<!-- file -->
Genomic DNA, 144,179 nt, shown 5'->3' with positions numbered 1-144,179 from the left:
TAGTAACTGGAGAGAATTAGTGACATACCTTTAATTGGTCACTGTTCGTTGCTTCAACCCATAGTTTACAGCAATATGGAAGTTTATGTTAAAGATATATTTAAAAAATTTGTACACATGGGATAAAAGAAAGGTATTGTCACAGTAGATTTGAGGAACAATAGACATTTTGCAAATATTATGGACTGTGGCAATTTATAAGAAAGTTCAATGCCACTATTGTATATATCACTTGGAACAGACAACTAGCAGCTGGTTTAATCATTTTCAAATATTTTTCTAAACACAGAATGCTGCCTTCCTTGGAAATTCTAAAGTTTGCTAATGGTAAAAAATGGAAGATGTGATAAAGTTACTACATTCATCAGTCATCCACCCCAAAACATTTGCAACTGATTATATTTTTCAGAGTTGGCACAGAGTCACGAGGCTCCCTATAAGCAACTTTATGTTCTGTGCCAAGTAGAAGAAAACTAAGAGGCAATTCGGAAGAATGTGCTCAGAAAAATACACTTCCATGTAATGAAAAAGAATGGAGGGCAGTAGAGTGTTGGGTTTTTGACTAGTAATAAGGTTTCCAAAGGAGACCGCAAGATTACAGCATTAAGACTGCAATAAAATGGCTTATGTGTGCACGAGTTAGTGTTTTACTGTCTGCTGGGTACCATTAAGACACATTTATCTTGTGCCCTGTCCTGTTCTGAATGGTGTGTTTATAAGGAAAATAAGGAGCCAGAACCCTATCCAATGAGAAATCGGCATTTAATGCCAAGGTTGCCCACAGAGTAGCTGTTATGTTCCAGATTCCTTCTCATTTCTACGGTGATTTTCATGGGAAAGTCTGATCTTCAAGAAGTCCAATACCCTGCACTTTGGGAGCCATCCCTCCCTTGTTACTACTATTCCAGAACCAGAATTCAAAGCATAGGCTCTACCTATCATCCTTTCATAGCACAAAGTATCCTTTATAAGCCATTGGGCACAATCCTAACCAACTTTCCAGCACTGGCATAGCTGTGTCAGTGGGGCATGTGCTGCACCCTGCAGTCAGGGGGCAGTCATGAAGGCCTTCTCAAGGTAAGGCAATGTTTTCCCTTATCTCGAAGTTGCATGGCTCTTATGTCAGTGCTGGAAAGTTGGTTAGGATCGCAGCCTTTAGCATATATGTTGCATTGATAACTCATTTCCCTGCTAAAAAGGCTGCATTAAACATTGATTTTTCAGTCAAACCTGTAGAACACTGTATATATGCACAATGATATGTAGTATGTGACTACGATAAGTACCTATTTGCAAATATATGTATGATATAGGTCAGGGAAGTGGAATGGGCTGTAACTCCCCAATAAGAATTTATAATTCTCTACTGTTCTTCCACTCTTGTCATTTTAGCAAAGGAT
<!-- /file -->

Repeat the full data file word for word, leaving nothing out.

Genomic DNA, 144,179 nt, shown 5'->3' with positions numbered 1-144,179 from the left:
TAGTAACTGGAGAGAATTAGTGACATACCTTTAATTGGTCACTGTTCGTTGCTTCAACCCATAGTTTACAGCAATATGGAAGTTTATGTTAAAGATATATTTAAAAAATTTGTACACATGGGATAAAAGAAAGGTATTGTCACAGTAGATTTGAGGAACAATAGACATTTTGCAAATATTATGGACTGTGGCAATTTATAAGAAAGTTCAATGCCACTATTGTATATATCACTTGGAACAGACAACTAGCAGCTGGTTTAATCATTTTCAAATATTTTTCTAAACACAGAATGCTGCCTTCCTTGGAAATTCTAAAGTTTGCTAATGGTAAAAAATGGAAGATGTGATAAAGTTACTACATTCATCAGTCATCCACCCCAAAACATTTGCAACTGATTATATTTTTCAGAGTTGGCACAGAGTCACGAGGCTCCCTATAAGCAACTTTATGTTCTGTGCCAAGTAGAAGAAAACTAAGAGGCAATTCGGAAGAATGTGCTCAGAAAAATACACTTCCATGTAATGAAAAAGAATGGAGGGCAGTAGAGTGTTGGGTTTTTGACTAGTAATAAGGTTTCCAAAGGAGACCGCAAGATTACAGCATTAAGACTGCAATAAAATGGCTTATGTGTGCACGAGTTAGTGTTTTACTGTCTGCTGGGTACCATTAAGACACATTTATCTTGTGCCCTGTCCTGTTCTGAATGGTGTGTTTATAAGGAAAATAAGGAGCCAGAACCCTATCCAATGAGAAATCGGCATTTAATGCCAAGGTTGCCCACAGAGTAGCTGTTATGTTCCAGATTCCTTCTCATTTCTACGGTGATTTTCATGGGAAAGTCTGATCTTCAAGAAGTCCAATACCCTGCACTTTGGGAGCCATCCCTCCCTTGTTACTACTATTCCAGAACCAGAATTCAAAGCATAGGCTCTACCTATCATCCTTTCATAGCACAAAGTATCCTTTATAAGCCATTGGGCACAATCCTAACCAACTTTCCAGCACTGGCATAGCTGTGTCAGTGGGGCATGTGCTGCACCCTGCAGTCAGGGGGCAGTCATGAAGGCCTTCTCAAGGTAAGGCAATGTTTTCCCTTATCTCGAAGTTGCATGGCTCTTATGTCAGTGCTGGAAAGTTGGTTAGGATCGCAGCCTTTAGCATATATGTTGCATTGATAACTCATTTCCCTGCTAAAAAGGCTGCATTAAACATTGATTTTTCAGTCAAACCTGTAGAACACTGTATATATGCACAATGATATGTAGTATGTGACTACGATAAGTACCTATTTGCAAATATATGTATGATATAGGTCAGGGAAGTGGAATGGGCTGTAACTCCCCAATAAGAATTTATAATTCTCTACTGTTCTTCCACTCTTGTCATTTTAGCAAAGGAT